Object Identity

They say that every seven years, the cells in your body undergo a complete replacement. That is, compared to you seven years ago, there are none of the same cells in you that used to be there. By this logic, your memories, and whatever mysterious particles that comprise them, are only maintained by a continuous process of renewal by recollection, like throwing so much plaster on a statue to cover up its blemishes and rebuild it. The features of your face change, too—definitely. The thing that we think is “us” morphs and contorts over time, as your nose and ears grow unceasingly and your features change. There are some outlines which you keep, which help guide the process of refilling, but as they are pressed on like the banks of a river they begin to deform and change.

And they say you never step in the same river twice, either. Philosophers have long argued whether or not an object retains its identity over time, considering that things are always being rebuilt and destroyed. I think it’s just the name that stays, personally, just our idea of the thing. They last as long as we make them last. . . and this thought is comforting to me; it eases the pain of loss.

I thought to myself; is there any one thing I’ve had for more than seven years? What is it that has really stayed with me, keeping its identity? The old teddy bears and blankets from my childhood have all been mangled and thrown away; my face has changed shape, gaining a severe look over the years, and my hair has begun to thin. I suppose I still have my yearbooks from high school—though these artifacts, immediately stored away and frozen for the significance of their identity, I don’t know if these count.

I got my backpack in tenth or eleventh grade, so that would make the seven-year mark. I remember how springy and resilient the straps were at first, and how excited I was when I saw Bear Grylls carrying my black Jansport through the wilderness of the Rocky Mountains. I have stuffed it full of books, clothes, water bottles, Gamecube controllers, journals and notebooks, food, and climbing gear. I know every pocket intimately, can sense the proper configuration for an array of objects intuitively, making arrangements unconsciously, in seconds. The straps have worn down by now, the black exterior has faded to a greyish red from exposure to the sun, one zipper has frayed, and a small hole has opened up in the bottom of one side. But it seems to be in a relatively stable state, for now. I still use it every day. It is still my backpack.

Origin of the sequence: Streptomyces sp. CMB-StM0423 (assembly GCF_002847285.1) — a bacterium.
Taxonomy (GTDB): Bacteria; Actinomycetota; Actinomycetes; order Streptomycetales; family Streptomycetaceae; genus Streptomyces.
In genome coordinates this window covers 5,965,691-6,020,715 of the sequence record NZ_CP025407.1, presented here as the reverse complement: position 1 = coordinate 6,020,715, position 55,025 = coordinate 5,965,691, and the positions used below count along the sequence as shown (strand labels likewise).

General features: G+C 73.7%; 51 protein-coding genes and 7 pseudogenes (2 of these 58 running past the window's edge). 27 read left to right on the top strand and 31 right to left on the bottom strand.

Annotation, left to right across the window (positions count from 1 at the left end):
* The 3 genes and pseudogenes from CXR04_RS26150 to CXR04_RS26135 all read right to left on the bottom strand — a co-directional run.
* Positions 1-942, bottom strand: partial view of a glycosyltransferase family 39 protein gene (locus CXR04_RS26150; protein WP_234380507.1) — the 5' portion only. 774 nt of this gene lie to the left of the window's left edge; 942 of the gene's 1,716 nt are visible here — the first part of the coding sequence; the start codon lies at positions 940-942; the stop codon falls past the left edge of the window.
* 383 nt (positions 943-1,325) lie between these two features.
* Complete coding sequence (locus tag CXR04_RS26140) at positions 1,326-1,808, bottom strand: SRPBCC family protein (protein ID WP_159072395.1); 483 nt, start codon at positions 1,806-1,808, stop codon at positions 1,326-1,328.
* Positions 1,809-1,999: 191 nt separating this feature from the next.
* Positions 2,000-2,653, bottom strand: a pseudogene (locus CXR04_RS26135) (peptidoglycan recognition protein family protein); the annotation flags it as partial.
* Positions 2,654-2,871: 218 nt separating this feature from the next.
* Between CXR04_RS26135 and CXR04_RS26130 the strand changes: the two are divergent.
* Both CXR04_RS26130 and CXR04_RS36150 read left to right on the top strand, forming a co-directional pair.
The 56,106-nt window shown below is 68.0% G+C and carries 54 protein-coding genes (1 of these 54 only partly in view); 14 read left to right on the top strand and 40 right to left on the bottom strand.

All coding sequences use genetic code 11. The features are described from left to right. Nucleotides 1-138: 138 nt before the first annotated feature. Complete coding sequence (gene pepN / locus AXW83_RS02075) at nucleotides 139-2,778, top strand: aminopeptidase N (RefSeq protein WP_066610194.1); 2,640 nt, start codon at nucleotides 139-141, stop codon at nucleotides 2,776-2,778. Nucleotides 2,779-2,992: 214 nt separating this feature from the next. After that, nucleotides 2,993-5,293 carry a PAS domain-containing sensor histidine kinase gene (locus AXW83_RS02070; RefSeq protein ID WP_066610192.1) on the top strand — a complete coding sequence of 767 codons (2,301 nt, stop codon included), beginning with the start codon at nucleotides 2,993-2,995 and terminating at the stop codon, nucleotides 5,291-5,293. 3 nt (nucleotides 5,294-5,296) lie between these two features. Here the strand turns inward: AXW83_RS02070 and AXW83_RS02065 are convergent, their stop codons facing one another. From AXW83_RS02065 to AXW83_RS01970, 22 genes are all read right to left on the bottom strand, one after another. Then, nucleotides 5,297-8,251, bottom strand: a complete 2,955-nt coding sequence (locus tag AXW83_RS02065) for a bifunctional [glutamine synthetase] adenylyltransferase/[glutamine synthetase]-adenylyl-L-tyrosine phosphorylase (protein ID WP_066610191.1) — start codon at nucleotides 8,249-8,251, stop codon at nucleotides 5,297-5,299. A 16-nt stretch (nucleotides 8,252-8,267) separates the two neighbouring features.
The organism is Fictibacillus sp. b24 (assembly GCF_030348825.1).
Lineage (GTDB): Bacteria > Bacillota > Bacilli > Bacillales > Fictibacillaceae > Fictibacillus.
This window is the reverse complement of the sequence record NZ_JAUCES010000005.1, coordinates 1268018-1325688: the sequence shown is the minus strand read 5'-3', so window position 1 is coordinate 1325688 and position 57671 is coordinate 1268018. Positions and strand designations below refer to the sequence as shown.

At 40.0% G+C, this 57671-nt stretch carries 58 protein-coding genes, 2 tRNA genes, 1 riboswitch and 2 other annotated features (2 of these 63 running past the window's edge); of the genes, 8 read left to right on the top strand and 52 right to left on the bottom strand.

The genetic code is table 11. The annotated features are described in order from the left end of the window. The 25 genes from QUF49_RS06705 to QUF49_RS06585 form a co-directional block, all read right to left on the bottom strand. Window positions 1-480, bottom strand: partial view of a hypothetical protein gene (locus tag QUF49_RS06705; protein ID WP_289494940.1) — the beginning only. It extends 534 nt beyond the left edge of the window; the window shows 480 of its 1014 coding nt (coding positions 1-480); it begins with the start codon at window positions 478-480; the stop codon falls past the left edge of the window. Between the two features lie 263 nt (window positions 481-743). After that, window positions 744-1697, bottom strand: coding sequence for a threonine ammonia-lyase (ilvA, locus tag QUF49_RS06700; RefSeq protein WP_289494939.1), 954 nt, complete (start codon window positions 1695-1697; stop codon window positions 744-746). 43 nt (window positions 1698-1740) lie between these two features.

Hands, too. Even though one’s hands are the most-used part of the body, and they retain the most damage (in the form of calluses, dings, cuts, splinters, arthritis, tendonitis, and so on), and even though they are constantly, quickly regenerating, I feel like I have had the same pair of hands all my life. When I wake up every morning, disbelieving reality, the first thing I see are my hands. They are more me than my butt, dick, elbows, feet, shoulders, zits, knees, or hairy legs. They are the means by which my will enters the world, and as such, they exemplify me. Their identity is solid, despite changing a lot physically.

So what about other people? How about this ghost I am trying to shake? Unfortunately (or fortunately, if you’re blessed), I think that the things others have done to you stay with you longer than any physical object. Even the big events, though they may have happened more than seven years ago, the neurons comprising the memory being long switched out—the big events go right down to the core of you, changing the outlines, the river banks, altering the subconscious rules by which you rebuild yourself. These memories are re-lived, reincorporated. They shoot up anew like a fountain. The mutable re-tellings which we keep in storage affect us still, dodging the physical time limit of seven years.

I don’t know how to run from the past, and it feels like I don’t know how to incorporate it, either. I want to be more than a damaged thing with plaster thrown over my cracks. I want to be my own entity. I want to grow, and yet I don’t know how.

Eventually I know that the people who have given me love and pain will change, following the mandate of time, and then even if I went to see them again they wouldn’t be the same person I remembered. The slice of the person I knew, from 2013-2014, would be buried amongst countless other hours, years, experiences. They would have grown, aged, changed. But these feelings within me, that fountain ever-fresh, seem to last longer than the physical reality of my ex-girlfriend, my mom. They are a portrait, unchanged and unchanging, that I am forced to look at every day—the real Mona Lisa, stored behind closed curtains underneath the Louvre. In this way, memories are more enduring than the people who caused them.

And with time, even these memories will fade, whether they take seven years or twenty. For now, while I endure and suffer their effects—their sweet intolerable longing, their grief and vulnerability—I suppose it’s up to me to prove myself more real, more secure in my identity than anything which would undo me, and find significance in the great things that I do, and say “Yes, that is me. That is my purpose.” Just like my backpack carries things as my companion, and just as my hands make real the imaginary, I purpose myself to be an instrument of love and understanding. And this identity is eternal.

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1 Response to Object Identity

  1. jejunejesuit says:

    written earlier

    I’ve also found out (after cursory google research) that the cells in your body don’t actually change every seven years…

    don’t really care.

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